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[fawr-ruhn-er, fohr-, fawr-ruhn-er, fohr-] /ˈfɔrˌrʌn ər, ˈfoʊr-, fɔrˈrʌn ər, foʊr-/

predecessor; ancestor; forebear; precursor.
an omen, sign, or indication of something to follow; portent:
The warm evenings were a forerunner of summer.
a person who goes or is sent in advance to announce the coming of someone or something that follows; herald; harbinger.
the Forerunner, John the Baptist.
a person or thing that precedes another; precursor
a person or thing coming in advance to herald the arrival of someone or something; harbinger
an indication beforehand of something to follow; omen; portent

c.1300, from fore + runner. Middle English rendition of Latin praecursor, in reference to John the Baptist as the forerunner of Christ. The Old English word was foreboda.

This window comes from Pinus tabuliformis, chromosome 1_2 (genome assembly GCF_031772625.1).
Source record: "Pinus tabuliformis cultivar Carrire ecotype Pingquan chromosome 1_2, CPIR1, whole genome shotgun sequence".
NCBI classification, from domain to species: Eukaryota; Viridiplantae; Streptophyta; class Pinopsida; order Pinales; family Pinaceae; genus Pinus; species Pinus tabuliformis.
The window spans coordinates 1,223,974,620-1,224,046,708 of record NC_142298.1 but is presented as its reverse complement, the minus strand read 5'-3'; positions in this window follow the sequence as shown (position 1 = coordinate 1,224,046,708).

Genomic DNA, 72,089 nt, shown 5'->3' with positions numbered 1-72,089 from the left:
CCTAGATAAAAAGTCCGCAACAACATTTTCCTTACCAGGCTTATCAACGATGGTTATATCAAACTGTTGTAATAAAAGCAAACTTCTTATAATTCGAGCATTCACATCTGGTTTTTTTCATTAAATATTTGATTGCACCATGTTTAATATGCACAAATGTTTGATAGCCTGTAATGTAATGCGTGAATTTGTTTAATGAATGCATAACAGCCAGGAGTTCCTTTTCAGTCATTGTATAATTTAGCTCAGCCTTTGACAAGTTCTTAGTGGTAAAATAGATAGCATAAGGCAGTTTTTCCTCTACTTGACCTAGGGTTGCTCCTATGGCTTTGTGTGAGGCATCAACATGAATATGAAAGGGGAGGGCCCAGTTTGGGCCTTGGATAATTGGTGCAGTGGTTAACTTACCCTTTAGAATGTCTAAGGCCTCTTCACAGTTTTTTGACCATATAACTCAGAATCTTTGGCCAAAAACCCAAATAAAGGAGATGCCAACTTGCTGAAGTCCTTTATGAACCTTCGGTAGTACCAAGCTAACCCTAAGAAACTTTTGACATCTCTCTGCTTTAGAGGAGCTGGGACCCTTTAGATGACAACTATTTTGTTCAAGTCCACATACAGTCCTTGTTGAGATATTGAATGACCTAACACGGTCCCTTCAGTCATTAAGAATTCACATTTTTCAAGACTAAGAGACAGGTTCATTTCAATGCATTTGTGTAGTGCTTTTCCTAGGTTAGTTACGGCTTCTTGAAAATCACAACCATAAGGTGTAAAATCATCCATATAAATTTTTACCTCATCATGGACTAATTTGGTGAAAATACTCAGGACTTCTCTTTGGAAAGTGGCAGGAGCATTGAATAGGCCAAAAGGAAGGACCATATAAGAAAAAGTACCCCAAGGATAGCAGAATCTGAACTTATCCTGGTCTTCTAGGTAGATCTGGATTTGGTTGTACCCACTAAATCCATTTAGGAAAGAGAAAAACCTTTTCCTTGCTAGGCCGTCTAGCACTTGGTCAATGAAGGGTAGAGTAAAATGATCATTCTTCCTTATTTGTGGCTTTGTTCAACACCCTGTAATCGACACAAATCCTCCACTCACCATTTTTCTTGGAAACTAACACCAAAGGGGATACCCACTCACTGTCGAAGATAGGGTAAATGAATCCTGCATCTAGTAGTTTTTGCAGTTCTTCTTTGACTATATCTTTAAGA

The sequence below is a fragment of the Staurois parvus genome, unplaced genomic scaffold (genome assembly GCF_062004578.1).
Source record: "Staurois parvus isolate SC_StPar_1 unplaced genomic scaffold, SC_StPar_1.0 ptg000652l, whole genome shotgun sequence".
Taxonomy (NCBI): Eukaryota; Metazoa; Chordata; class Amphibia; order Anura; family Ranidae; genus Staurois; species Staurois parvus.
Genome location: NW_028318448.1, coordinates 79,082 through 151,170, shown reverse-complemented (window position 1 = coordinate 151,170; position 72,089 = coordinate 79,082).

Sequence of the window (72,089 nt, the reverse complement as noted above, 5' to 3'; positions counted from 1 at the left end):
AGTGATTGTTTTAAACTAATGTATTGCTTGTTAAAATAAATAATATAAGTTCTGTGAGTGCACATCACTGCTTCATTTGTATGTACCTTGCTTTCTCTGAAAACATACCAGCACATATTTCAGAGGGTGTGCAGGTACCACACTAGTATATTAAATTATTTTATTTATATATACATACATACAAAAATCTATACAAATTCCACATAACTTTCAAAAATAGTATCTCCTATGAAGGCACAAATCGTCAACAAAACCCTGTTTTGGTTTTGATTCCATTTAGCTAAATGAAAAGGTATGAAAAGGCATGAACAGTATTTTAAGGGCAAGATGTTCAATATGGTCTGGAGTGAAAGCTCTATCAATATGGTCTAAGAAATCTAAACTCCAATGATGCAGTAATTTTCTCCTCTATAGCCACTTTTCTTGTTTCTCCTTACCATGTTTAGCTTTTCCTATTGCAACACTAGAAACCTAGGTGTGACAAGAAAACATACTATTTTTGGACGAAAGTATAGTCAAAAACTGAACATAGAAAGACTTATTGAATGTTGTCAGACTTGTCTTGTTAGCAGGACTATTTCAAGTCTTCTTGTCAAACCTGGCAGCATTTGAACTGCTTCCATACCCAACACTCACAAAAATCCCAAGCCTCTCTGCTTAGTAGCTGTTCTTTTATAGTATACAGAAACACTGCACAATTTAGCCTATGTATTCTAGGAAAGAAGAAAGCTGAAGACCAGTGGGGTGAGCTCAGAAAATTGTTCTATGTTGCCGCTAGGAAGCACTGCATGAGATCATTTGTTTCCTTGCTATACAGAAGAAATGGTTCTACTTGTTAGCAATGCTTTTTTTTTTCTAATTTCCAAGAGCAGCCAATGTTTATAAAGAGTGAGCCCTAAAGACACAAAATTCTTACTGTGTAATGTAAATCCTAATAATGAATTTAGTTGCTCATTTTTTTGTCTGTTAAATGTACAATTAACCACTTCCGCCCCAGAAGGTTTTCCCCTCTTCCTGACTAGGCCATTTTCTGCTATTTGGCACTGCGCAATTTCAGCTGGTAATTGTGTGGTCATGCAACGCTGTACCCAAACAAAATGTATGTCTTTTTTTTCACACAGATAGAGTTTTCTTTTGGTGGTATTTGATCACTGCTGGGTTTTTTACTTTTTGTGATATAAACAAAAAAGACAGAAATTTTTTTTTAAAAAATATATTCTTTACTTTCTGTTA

John the Baptist went before our Lord in this character (Mark 1:2, 3). Christ so called (Heb. 6:20) as entering before his people into the holy place as their head and guide.


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  • Foresaid

    [fawr-sed, fohr-] /ˈfɔrˌsɛd, ˈfoʊr-/ adjective 1. aforementioned; aforesaid. /ˈfɔːˌsɛd/ adjective 1. a less common word for aforesaid

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    [fawr-seyl, fohr-; Nautical fawr-suh l, fohr-] /ˈfɔrˌseɪl, ˈfoʊr-; Nautical ˈfɔr səl, ˈfoʊr-/ noun, Nautical. 1. the lowermost on a foremast. 2. the staysail or jib, set immediately forward of the mainmast of a sloop, cutter, knockabout, yawl, ketch, or dandy. /ˈfɔːˌseɪl; nautical ˈfɔːsəl/ noun (nautical) 1. the aftermost headsail of a fore-and-aft rigged vessel 2. […]

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